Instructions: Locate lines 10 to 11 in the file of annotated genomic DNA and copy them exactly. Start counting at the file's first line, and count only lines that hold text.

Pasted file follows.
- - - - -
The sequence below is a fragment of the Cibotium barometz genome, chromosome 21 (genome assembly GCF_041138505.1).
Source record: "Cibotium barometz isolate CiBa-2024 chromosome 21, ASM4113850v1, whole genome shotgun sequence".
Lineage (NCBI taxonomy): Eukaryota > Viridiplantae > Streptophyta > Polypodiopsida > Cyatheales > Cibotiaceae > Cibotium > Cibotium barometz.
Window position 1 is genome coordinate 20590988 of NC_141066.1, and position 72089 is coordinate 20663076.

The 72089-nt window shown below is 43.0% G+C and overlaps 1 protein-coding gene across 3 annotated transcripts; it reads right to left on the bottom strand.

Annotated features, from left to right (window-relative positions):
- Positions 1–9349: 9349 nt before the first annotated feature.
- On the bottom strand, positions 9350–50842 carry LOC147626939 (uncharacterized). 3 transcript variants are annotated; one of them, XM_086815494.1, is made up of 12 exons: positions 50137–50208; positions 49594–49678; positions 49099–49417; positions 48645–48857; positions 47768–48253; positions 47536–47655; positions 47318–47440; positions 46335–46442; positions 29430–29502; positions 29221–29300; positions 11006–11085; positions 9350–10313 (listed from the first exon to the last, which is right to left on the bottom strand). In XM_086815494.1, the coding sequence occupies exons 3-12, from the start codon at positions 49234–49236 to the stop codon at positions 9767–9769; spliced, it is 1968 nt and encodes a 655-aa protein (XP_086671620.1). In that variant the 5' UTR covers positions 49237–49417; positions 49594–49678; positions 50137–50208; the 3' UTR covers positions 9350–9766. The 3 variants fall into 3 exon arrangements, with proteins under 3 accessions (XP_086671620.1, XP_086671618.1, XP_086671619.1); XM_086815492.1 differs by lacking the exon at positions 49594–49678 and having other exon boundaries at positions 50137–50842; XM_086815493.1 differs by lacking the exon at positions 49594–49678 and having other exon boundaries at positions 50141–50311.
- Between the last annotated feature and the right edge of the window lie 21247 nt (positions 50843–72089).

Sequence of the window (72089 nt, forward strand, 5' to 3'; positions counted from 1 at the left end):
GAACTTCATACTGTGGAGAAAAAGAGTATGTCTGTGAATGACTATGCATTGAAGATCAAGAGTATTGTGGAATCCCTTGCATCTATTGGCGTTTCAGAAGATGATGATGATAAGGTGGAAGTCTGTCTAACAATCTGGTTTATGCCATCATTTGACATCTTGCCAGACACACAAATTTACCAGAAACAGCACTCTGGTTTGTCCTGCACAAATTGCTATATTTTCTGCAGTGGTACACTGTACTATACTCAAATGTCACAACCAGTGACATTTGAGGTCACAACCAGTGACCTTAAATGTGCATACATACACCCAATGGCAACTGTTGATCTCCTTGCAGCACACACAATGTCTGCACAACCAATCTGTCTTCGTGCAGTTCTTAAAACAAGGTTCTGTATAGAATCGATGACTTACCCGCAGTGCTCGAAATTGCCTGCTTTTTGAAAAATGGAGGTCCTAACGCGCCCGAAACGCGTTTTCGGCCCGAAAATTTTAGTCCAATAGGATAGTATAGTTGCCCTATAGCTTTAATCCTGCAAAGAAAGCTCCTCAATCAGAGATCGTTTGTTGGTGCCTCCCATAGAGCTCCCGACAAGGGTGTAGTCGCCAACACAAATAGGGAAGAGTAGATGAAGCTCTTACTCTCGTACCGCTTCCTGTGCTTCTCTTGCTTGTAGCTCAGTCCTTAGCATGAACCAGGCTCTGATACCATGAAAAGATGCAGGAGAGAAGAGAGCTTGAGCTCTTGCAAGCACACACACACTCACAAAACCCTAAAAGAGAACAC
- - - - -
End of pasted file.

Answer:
Sequence of the window (72089 nt, forward strand, 5' to 3'; positions counted from 1 at the left end):
GAACTTCATACTGTGGAGAAAAAGAGTATGTCTGTGAATGACTATGCATTGAAGATCAAGAGTATTGTGGAATCCCTTGCATCTATTGGCGTTTCAGAAGATGATGATGATAAGGTGGAAGTCTGTCTAACAATCTGGTTTATGCCATCATTTGACATCTTGCCAGACACACAAATTTACCAGAAACAGCACTCTGGTTTGTCCTGCACAAATTGCTATATTTTCTGCAGTGGTACACTGTACTATACTCAAATGTCACAACCAGTGACATTTGAGGTCACAACCAGTGACCTTAAATGTGCATACATACACCCAATGGCAACTGTTGATCTCCTTGCAGCACACACAATGTCTGCACAACCAATCTGTCTTCGTGCAGTTCTTAAAACAAGGTTCTGTATAGAATCGATGACTTACCCGCAGTGCTCGAAATTGCCTGCTTTTTGAAAAATGGAGGTCCTAACGCGCCCGAAACGCGTTTTCGGCCCGAAAATTTTAGTCCAATAGGATAGTATAGTTGCCCTATAGCTTTAATCCTGCAAAGAAAGCTCCTCAATCAGAGATCGTTTGTTGGTGCCTCCCATAGAGCTCCCGACAAGGGTGTAGTCGCCAACACAAATAGGGAAGAGTAGATGAAGCTCTTACTCTCGTACCGCTTCCTGTGCTTCTCTTGCTTGTAGCTCAGTCCTTAGCATGAACCAGGCTCTGATACCATGAAAAGATGCAGGAGAGAAGAGAGCTTGAGCTCTTGCAAGCACACACACACTCACAAAACCCTAAAAGAGAACAC